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The clinical and genetic features in a cohort of mainland Chinese patients with thyrotoxic periodic paralysis



Thyrotoxic periodic paralysis (TPP) is a life-threatening channelopathy manifesting as recurrent episodes of hypokalemia and muscle weakness in the presence of hyperthyroidism. Recent findings indicate defects of inward rectifying K+ (Kir) channels are associated with some TPP patients. The associations are not only found in Caucasian population (mainly Brazilian), but also in Singaporean population. However, potential genetic risk factors for mainland Chinese patients, the largest group of TPP cases in the world, have been largely unexplored.


Samples of DNA from 127 individuals with TPP and 102 hyperthyroidism male controls self-reported as mainland Chinese were collected from 5 clinical centers from Jan 2011 to Jan 2014. The KCNJ2 gene, KCNJ18 gene, as well as loci polymorphisms (rs623011and rs312691) at 17q24.3 were directly sequenced in TPP patients and controls. Clinical data were summarized from TPP participants for genotype/phenotype correlations.


3.1% of TPP cases harbored KCNJ18 gene mutations in mainland Chinese patients. Patients with KCNJ18 mutation had shorter attack duration, higher prevalence of muscle soreness and weakness recurrence than patients without KCNJ18 mutation. The alleles at 17q24.3 (rs623011and rs312691) were more common in patients with TPP than in controls, and therefore were significant risk factors for TPP (odds ratio, 11.94 and 10.57; 95% CI, 5.93-24.05 and 5.48-20.40; P = 1.81 × 10−14 and 1.07 × 10−14 respectively).


This study demonstrates that the KCNJ18 variants are only responsible for a small proportion of TPP patients in mainland China. There are significant clinical differences between patients with KCNJ18 mutations and patients without KCNJ18 mutations. In addition, the rs623011and rs312691 loci are significantly associated with TPP patients in mainland China, and highlight the Kir2.1 channel as a causative target in TPP.

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Thyrotoxic periodic paralysis (TPP) is a disorder manifesting as recurrent episodes of hypokalemia and muscle weakness in the presence of hyperthyroidism. The condition may be life-threatening if breathing muscle weakness leads to breathing failure, or if the low potassium levels cause cardiac arrhythmias [1,2]. TPP is more prevalent in Asian populations, especially in males of Chinese, Japanese, Vietnamese, Filipino, and Korean descent [3,4]. In Chinese populations, TPP occurs in up to 13% of male thyrotoxic patients, while women are predominantly affected by hyperthyroidism in the general population [3,5]. The high incidence of TPP among Asian people suggests that the basic defects may be genetically determined [6].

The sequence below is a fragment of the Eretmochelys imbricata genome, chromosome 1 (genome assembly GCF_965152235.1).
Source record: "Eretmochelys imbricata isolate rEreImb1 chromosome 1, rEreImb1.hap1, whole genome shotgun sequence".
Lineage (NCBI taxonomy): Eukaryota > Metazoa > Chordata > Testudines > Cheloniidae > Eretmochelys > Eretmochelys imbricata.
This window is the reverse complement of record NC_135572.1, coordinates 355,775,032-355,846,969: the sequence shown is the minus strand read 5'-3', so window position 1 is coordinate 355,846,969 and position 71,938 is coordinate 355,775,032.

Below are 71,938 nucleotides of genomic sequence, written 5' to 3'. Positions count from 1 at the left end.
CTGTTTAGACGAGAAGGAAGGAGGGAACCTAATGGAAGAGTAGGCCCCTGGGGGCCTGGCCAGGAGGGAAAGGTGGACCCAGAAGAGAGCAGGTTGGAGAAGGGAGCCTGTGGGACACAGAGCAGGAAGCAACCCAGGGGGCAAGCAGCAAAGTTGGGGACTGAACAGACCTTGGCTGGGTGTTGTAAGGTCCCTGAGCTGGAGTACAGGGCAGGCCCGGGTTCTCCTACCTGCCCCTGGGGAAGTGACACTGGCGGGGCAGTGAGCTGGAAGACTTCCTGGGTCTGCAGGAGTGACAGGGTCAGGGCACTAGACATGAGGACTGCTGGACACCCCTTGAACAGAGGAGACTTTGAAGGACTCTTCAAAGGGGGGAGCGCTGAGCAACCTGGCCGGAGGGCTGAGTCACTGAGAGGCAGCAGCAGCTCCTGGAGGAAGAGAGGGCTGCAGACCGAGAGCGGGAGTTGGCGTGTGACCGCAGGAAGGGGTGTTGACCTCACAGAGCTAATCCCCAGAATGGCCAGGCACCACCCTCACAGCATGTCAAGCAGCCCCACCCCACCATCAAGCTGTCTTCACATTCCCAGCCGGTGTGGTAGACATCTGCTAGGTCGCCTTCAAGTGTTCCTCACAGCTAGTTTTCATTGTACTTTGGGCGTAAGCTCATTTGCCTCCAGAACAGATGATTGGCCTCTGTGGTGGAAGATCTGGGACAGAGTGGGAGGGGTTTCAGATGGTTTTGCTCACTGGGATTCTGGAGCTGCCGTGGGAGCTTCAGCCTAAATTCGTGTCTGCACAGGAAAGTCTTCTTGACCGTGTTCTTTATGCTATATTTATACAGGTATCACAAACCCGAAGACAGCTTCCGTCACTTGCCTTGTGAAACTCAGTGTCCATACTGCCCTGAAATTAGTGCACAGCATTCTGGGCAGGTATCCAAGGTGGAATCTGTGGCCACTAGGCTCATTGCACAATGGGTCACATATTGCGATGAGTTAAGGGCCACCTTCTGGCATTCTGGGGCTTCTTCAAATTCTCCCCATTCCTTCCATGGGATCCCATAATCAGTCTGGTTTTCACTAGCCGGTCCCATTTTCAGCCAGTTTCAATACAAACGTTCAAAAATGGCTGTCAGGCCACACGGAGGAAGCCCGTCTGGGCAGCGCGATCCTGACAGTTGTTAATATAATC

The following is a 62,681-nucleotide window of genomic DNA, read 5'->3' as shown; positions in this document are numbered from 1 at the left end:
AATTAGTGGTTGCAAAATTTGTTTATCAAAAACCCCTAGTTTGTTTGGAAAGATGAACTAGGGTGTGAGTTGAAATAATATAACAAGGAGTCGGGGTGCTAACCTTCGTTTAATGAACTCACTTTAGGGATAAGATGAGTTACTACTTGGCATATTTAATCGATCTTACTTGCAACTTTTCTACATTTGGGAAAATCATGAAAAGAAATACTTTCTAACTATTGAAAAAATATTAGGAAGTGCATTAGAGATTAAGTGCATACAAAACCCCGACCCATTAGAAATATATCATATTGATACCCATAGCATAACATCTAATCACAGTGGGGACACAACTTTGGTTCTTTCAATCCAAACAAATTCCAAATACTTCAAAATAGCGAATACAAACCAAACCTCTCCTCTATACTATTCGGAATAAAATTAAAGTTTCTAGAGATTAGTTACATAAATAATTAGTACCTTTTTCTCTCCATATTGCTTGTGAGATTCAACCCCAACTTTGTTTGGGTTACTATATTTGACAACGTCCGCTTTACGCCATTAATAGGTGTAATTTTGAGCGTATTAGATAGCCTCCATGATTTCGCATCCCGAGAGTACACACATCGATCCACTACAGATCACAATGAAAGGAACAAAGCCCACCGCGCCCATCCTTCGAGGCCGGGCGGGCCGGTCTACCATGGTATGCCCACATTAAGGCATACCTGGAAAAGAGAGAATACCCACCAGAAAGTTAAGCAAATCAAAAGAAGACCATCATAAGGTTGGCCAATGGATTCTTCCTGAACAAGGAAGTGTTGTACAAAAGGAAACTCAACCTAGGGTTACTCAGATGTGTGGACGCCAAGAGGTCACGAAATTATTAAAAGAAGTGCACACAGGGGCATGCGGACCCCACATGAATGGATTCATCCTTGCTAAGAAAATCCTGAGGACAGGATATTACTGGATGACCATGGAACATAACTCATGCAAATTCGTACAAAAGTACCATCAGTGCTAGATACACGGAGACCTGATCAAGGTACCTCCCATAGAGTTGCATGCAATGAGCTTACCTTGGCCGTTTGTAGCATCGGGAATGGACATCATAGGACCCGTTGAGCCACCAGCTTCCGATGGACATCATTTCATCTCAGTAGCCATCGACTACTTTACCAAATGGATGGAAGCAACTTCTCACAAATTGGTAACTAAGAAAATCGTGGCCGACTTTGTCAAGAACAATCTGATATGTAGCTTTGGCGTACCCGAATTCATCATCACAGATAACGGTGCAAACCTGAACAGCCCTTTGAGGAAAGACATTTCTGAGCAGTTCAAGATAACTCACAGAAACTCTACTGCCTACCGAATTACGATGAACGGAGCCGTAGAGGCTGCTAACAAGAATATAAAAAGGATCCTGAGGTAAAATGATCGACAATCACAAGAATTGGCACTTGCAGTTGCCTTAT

Although the mechanism of TPP remains largely uncertain, a few risk factors have been identified, such as carbohydrate loads and rest following exercise [7]. When the symptoms of thyrotoxicosis are separated from the clinical picture, many features of this disease are similar to those described in familial hypokalemic periodic paralysis [8]. The condition has been linked to mutations in genes that code for certain ion channels that transport electrolytes across cell membranes [9]. So TPP is considered as an endocrine channelopathy with genetic background [10]. Recent findings indicate that defects of the skeletal muscle-specific inward rectifying K+ (Kir) channel, Kir2.6, encoded by the KCNJ18 gene, is associate with a proportion of TPP patients mainly from the United States, Brazil, France and Singapore [11]. Other important developments are that gene polymorphisms (rs623011and rs312691) at 17q24.3 may affect the expression of KCNJ2 gene (encoding Kir2.1) in Hong Kong and Thai populations [12,13]. In mainland China, the largest group of patients with TPP in the world exists [14]; however, the clinical and genetic features are seldom explored in these patients. In our study, we aimed to determine whether mutations in KCNJ2 and KCNJ18 exist in mainland Chinese patients, and assess whether loci polymorphisms (rs623011and rs312691) at 17q24.3 are associated with mainland Chinese patients.



One hundred and twenty-seven Chinese patients with TPP were collected in five clinical centers (The First Affiliated Hospital of Nanchang University, Navy General Hospital of China, Affiliated Hospital Guiyang Medical College, People Hospital of Shanxi Province, and Affiliated Hospital of Jiujiang College) from January 2011 to January 2014. Diagnostic criteria for TPP include: (1) acute limb paralysis with lower motor neuron origin; (2) blood potassium concentration <3.5 mmol/L; (3) hyperthyroidism supported by laboratory tests; (4) excluding familial hypokalemic periodic paralysis and hypokalemic periodic paralysis caused by other causes. All subjects were examined and interviewed by at least two clinicians (Li X., Yao S., Xiang Y., Zhang X., Wu X., Wan H., and Hong D.), and then all of medical data uniformly reanalyzed by Dr. Li and Dr. Hong. In order to avoid the deviation of diagnosis, all patients must first meet the diagnostic criteria 1 and 2, and then accord with the diagnostic criteria 3 and 4. Controls of 102 hyperthyroid male patients without episodic weakness during their hyperthyroid states were collected from the First Affiliated Hospital of Nanchang University. All cases and controls self-reported as mainland Chinese were male and their etiology of hyperthyroidism was Graves’ disease. This study was approved by the ethics committee of the First Affiliated Hospital of Nanchang University. All participants gave their written informed consent in compliance with the Chinese bioethics laws as well as the Declaration of Helsinki.

Genetic screening

Genomic DNA was extracted form peripheral blood of TPP cases and controls. Coding exons of the KCNJ2 and KCNJ18 genes were amplified using polymerase chain reaction (PCR) with intronic primers. The primers for amplification of the KCNJ2 gene (NM000891.2) were F1: 5′GCTCCCAGAGACACCCATC3′, R1: 5′CATGACTGCGCCAATGATGA3′; and F2: 5′GACCCAGACAACCATAGGCT3′, R2: 5′CCCATCTTGACCAGTACCGT3′. The primer for the KCNJ18 gene (NG033093) was F: 5′ATGCTGTCCTCTCTGTTCC3′ and R: 5′GGGCCTCTCCCCGGCCA3′. The primers for rs623011 and rs312691 were F: 5′TCAGTCAACCACAAACCACA3′, R: 5′CCAGCCAAGGAGACAACAAT3′ and F: 5′TCATGCCTGACCTGTGTACA3′, R: 5′AGCACTGAGAAGAGGTTGGG3′ respectively. After purification, PCR products were directly sequenced with an ABI 3730 DNA analyzer (Applied Biosystems, Inc., CA, USA). To exclude PCR errors, all nucleotide variations were sequenced in reverse. To exclude the possibility that KCNJ18 mutations represented polymorphisms, identical genomic fragments from 200 healthy Chinese controls were examined for the novel mutations.